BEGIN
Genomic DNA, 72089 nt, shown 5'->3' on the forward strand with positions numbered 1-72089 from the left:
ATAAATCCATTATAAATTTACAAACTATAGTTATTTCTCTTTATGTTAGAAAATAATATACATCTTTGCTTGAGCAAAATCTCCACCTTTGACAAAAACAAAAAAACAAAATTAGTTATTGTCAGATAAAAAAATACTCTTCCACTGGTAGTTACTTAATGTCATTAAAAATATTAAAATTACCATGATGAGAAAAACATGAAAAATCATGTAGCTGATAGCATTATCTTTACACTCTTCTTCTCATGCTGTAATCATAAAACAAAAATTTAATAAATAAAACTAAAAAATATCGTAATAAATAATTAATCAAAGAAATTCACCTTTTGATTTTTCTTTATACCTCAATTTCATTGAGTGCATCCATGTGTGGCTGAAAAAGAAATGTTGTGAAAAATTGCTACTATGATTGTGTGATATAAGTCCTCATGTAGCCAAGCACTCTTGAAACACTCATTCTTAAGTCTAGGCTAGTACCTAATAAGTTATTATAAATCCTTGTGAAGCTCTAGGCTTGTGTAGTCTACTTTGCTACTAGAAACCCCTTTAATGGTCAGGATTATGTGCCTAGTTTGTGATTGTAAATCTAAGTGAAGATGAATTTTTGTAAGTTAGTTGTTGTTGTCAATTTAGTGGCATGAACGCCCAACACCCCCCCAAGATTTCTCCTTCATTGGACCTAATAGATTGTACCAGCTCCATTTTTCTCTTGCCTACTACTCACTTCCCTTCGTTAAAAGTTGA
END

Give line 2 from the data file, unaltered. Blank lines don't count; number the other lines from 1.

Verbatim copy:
ATAAATCCATTATAAATTTACAAACTATAGTTATTTCTCTTTATGTTAGAAAATAATATACATCTTTGCTTGAGCAAAATCTCCACCTTTGACAAAAACAAAAAAACAAAATTAGTTATTGTCAGATAAAAAAATACTCTTCCACTGGTAGTTACTTAATGTCATTAAAAATATTAAAATTACCATGATGAGAAAAACATGAAAAATCATGTAGCTGATAGCATTATCTTTACACTCTTCTTCTCATGCTGTAATCATAAAACAAAAATTTAATAAATAAAACTAAAAAATATCGTAATAAATAATTAATCAAAGAAATTCACCTTTTGATTTTTCTTTATACCTCAATTTCATTGAGTGCATCCATGTGTGGCTGAAAAAGAAATGTTGTGAAAAATTGCTACTATGATTGTGTGATATAAGTCCTCATGTAGCCAAGCACTCTTGAAACACTCATTCTTAAGTCTAGGCTAGTACCTAATAAGTTATTATAAATCCTTGTGAAGCTCTAGGCTTGTGTAGTCTACTTTGCTACTAGAAACCCCTTTAATGGTCAGGATTATGTGCCTAGTTTGTGATTGTAAATCTAAGTGAAGATGAATTTTTGTAAGTTAGTTGTTGTTGTCAATTTAGTGGCATGAACGCCCAACACCCCCCCAAGATTTCTCCTTCATTGGACCTAATAGATTGTACCAGCTCCATTTTTCTCTTGCCTACTACTCACTTCCCTTCGTTAAAAGTTGA